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© Author(s) 2020. This work is distributed under
the Creative Commons Attribution 4.0 License.
© Author(s) 2020. This work is distributed under
the Creative Commons Attribution 4.0 License.

  31 Mar 2020

31 Mar 2020

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A revised version of this preprint is currently under review for the journal ACP.

Optical properties and composition of viscous organic particles found in the Southern Great Plains

Matthew Fraund1, Daniel J. Bonanno1, Swarup China2, Don Q. Pham1, Daniel Veghte3, Johannes Weis4,5,a, Gourihar Kulkarni2, Ken Teske6, Mary K. Gilles4, Alexander Laskin2,b, and Ryan C. Moffet1,c Matthew Fraund et al.
  • 1Department of Chemistry, University of the Pacific, Stockton, California, 95204, USA
  • 2Environmental and Molecular Sciences Laboratory, Pacific Northwest National Laboratory (PNNL), Richland, Washington 99352, USA
  • 3Center for Electron Microscopy and Analysis, The Ohio State University, Columbus, Ohio, 43212, USA
  • 4Chemical Sciences Division, Lawrence Berkeley National Laboratory, Berkeley, California, 94720, USA
  • 5Department of Chemistry, University of California, Berkeley, California, 94720, USA
  • 6Atmospheric Radiation Monitoring (Southern Great Plains Climate Research Facility), Billings, Oklahoma, 74630, USA
  • acurrent address: Physikalisches Institut, Universität Würzburg, Am Hubland, 97074 Würzburg, Germany
  • bcurrent address: Chemistry Department, Purdue University, West Lafayette, Indiana, 47907, USA
  • ccurrent address: Sonoma Technology, Petaluma, California, 94954, USA

Abstract. Atmospheric high viscosity organic particles (HVOP) were observed in samples of ambient aerosol collected on April and May 2016 in the Southern Great Plains of the United States. These particles were apportioned as either airborne soil organic particles (ASOP) or tar balls (TB) from biomass burning based on spetro-microscopic imaging and assessment of meteorological records of smoke and precipitation data. Regardless of their apportionment, the number fractions of HVOP were positively correlated (R2 = 0.85) with increased values of Ångström absorption exponent (AAE) measured in-situ for ambient aerosol at the site. Extending this correlation to 100 % HVOP yields an AAE of 2.6, similar to previous literature reports of the class of light absorbing organic particles known as brown carbon (BrC). Although there are chemical similarities between ASOP and TB, they can be distinguished based on composition inferred from near edge absorption X-ray fine structure (NEXAFS) spectroscopy. ASOP were distinguished from TB based on their average −COOH/C=C and −COOH/COH peak ratios, with ASOP having lower ratios. NEXAFS spectra of filtered soil organic brine particles nebulized from field samples of standing water deposited after rain were consistent with ASOP when laboratory particles were generated by bubble bursting at the air-organic brine interface. However, particles generated by nebulizing the bulk volume of soil organic brine had particle composition different from ASOP. These observations are consistent with the raindrop generation mechanism responsible for ASOP emissions in the area of study. In contrast, nebulized samples carry with them higher fractions soil inorganics dissolved in the bulk volume of soil brine that are not aerosolized by the raindrop mechanism. Our results support the bubble bursting mechanism of particle generation during rainfall resulting in the ejection of soil organics into the atmosphere.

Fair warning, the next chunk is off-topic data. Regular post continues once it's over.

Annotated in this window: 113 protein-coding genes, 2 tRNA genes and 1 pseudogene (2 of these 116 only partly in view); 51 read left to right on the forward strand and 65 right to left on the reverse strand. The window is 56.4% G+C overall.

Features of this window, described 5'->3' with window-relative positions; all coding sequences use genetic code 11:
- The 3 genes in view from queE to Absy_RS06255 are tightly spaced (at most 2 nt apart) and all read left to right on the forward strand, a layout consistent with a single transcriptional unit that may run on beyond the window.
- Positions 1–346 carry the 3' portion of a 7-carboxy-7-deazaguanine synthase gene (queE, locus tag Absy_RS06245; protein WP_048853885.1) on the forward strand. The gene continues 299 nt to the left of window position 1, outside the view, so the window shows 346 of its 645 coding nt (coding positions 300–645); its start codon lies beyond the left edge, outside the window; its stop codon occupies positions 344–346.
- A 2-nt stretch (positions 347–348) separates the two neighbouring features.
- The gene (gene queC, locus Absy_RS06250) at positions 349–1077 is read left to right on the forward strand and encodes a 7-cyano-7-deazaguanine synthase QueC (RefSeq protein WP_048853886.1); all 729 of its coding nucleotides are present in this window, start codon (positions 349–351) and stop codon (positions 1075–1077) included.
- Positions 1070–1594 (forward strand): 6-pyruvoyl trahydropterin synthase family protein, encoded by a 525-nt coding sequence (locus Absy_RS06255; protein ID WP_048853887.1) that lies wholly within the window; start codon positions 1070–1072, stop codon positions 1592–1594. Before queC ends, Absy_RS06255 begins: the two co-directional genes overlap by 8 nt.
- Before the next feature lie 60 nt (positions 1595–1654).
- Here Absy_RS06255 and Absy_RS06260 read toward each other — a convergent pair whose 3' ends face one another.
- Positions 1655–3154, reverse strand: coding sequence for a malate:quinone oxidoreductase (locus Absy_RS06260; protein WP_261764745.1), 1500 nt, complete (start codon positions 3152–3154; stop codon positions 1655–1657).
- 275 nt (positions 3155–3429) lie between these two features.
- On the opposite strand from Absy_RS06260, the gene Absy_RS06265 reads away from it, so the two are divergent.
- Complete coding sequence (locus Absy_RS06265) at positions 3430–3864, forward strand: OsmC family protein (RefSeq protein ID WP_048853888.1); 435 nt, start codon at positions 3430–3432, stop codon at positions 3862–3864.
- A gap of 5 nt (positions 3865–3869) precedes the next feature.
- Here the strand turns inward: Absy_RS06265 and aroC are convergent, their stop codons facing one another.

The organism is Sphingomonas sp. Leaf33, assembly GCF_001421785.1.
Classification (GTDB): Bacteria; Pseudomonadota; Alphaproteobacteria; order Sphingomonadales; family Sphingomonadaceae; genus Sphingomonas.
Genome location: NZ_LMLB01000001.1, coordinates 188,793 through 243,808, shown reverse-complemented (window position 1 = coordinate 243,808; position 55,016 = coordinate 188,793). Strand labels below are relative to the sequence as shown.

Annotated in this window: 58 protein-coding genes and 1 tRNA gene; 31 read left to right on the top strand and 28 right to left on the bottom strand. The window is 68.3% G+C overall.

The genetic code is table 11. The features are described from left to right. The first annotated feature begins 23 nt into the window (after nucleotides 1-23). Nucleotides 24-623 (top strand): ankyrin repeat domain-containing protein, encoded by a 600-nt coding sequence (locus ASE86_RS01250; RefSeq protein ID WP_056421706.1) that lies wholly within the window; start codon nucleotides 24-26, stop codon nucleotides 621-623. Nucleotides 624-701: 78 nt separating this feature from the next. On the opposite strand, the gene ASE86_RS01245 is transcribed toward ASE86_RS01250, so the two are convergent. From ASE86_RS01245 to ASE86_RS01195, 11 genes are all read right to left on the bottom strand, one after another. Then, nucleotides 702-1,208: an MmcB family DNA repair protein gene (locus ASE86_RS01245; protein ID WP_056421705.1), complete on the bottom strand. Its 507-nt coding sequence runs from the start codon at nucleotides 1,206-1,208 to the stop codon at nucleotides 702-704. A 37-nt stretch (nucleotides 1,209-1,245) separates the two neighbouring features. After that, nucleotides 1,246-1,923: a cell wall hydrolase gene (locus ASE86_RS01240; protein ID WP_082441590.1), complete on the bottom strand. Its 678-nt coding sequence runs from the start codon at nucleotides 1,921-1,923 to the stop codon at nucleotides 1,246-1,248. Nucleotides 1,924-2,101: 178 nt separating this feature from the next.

Matthew Fraund et al.

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Matthew Fraund et al.

Data sets

SGP HISCALE STXM Images and Spectra Matthew Fraund

Matthew Fraund et al.


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Short summary
High viscosity organic particles (HVOP) in Southern Great Plains (SGP) have been analyzed and two particle types were found. Previously studied tar balls and the recently discovered airborne soil organic particles (ASOP) are both shown to be brown carbon (BrC). These particle types can be identified in bulk by an absorption Ångström exponent approaching 2.6. HVOP types can be differentiated by comparing carbon absorption spectra peak ratios between the carboxylic acid, alcohol, and sp2 peaks.
High viscosity organic particles (HVOP) in Southern Great Plains (SGP) have been analyzed and...